Registrant: Martin McIver one of the 5 (..five) directors of Tattoo Tea Party Limited.

With another director of the Tea Party being Neil Dalleywater, I would have expected that any concerns came from him – he has my number and email address, but I’ve heard nothing. I worked with Neil at Jazz for several years before he left, in doing so trying to destroy what we had spent so long building and he created a massive rift in our industry – but it seems he is content with people doing his work for him preferring to curry favour from behind the scenes. How many people were burnt with his Tattoo Revolution Magazine fiasco? Yet again – not one comment there either. Hypocritical.

Many personal attacks continue to appear on facebook without any real justification, many of these people having never been to our conventions for many years (if at all). Here are just a few… It really is unbelievable behaviour.

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We are not in the business of creating havoc. We are in the business of running magazines and events. It’s what we do as a company. Most of the people who are publicly berating us have benefited from at least one of our magazines or events, socialised with our staff and had a great many chats with us all saying what a great time they’ve had and how grateful they are. All of this online nonsense is hard to swallow, but even more so for the team here – who work incredibly hard. How anyone can see this online bullying and cajoling as acceptable is beyond me.

Mick McCormack has (once again!) fabricated ANOTHER false website dedicated to me.

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Also there is the online abuse that my colleagues and I have had to read (yet again!) Some of this being written by people we have helped out many times in the past. Below are just a handful of examples. As you can imagine there is much MUCH more.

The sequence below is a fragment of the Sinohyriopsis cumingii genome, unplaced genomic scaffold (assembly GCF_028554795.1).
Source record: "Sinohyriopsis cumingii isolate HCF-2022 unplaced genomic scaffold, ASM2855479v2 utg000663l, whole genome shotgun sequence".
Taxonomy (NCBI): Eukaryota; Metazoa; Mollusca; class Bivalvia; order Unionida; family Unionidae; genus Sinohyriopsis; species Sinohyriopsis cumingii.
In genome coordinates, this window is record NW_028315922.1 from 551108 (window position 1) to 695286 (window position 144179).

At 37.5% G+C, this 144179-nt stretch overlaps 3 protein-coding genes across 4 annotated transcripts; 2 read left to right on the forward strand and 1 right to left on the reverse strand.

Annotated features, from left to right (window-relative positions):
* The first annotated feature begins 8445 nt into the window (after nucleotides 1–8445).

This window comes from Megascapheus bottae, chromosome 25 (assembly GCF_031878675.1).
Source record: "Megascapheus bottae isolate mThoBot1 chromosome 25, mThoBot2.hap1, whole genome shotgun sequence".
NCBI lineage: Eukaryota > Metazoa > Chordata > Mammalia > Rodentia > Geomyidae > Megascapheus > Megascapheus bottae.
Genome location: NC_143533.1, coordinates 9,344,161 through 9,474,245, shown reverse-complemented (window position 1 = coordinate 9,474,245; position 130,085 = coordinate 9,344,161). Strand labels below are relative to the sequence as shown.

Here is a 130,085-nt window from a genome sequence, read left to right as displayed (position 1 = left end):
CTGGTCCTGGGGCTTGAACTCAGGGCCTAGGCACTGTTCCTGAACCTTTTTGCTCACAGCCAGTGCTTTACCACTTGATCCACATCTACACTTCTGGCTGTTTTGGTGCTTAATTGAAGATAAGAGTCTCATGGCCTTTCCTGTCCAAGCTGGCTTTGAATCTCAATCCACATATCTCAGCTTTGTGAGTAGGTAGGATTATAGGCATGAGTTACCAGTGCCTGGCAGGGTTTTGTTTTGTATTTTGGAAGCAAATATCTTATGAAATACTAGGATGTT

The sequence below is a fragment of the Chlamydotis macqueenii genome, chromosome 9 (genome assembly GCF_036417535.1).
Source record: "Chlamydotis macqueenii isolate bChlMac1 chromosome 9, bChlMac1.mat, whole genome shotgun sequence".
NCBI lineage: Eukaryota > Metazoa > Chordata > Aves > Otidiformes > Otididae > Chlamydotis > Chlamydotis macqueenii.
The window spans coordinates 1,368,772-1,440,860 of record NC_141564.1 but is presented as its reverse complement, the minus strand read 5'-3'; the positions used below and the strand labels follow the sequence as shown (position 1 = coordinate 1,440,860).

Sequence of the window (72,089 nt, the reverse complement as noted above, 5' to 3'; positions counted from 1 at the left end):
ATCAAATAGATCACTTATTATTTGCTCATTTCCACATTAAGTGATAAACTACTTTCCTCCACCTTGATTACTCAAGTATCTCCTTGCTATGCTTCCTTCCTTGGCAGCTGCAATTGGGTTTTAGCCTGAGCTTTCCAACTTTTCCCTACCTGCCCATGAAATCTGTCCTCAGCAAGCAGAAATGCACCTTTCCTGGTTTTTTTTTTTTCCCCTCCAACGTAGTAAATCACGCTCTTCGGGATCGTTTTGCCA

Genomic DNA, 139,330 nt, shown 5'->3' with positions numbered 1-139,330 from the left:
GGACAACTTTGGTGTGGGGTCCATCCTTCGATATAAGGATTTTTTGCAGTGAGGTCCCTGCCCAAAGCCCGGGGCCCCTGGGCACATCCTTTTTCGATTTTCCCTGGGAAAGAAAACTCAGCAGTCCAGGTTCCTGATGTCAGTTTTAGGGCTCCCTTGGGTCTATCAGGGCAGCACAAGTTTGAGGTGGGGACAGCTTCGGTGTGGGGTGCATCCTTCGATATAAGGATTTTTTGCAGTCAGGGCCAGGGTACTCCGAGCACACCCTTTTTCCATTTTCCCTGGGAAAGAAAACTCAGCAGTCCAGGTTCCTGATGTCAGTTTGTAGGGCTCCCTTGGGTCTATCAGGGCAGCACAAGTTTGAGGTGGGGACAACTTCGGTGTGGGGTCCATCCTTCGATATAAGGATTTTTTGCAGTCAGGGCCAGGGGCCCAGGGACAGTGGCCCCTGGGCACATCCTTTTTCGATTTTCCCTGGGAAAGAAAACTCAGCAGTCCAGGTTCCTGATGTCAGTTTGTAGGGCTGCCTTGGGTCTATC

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And then there are the people who love to stir, like the organiser of the Liverpool Tattoo Convention. Surely – these comments (and others) are made just to benefit his own event(s)?

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Then there are the liars, spinning their deceit and spreading rumours and lies, trying to make everyone turn on my company, my colleagues and I.

Alan Rat George “But when they put it on there wasn’t a Manchester tattoo show. The previous owners gave their blessing to the tea party when they called it a day doing the Manchester convention… it was the following year that mears had bought it and put it back on.”

Lies:
We purchased The Manchester International Tattoo Show in June 2011 and announced it in a press release on 1st July 2011 here: http://www.bigtattooplanet.com/forums/tattoo-talk/19673-press-release-01-07-11-a

http://www.tattoo tea party.com registered by Neil Dalleywater on 10th August 2011. Tattoo Tea Party Limited was incorporated 23rd August 2011 with 5 Directors. ALL OF THIS OCCURRED AFTER we had purchased The Manchester Tattoo Show.

I’ve also spoken to the previous Manchester International Tattoo Show owner after reading Alan Rat George’s comment, who has confirmed they did no such thing.

Alan Rat George, you are a perpetual liar (yes of course I have proof)

More lies…

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Lies again to try and maliciously sway peoples’ views. The truth is, I did look at a venue in Liverpool BUT this was BEFORE the Liverpool convention had even started! I visited the ACC Convention Centre many years back whilst looking for venues for Tattoo Jam. It was so long ago that they were still building the centre and I had to wear a hard hat and boots to be shown around. ACC Convention can obviously confirm this.

We will not be placing any event to purposely clash with another. Didn’t anyone notice the Leeds Convention was put on this year and clashed with our own Great British Tattoo Show? Strange that it didn’t (once again) raise one eyebrow amongst the very people who are moaning now. It’s so hypocritical.

Funnily enough, quite a few people have asked us to put a convention on in Liverpool. But we won’t and we won’t shout about that either, despite many people telling us what a poor convention it is. I’ve not personally been but, holding it in a hotel that even had an eight series fly-on-the-wall TV programme about how bad the place was, and giving artists a cramped (cheap cloth) trade space with no lights to work from doesn’t sound particularly great, or a befitting environment for such talented artists to work in.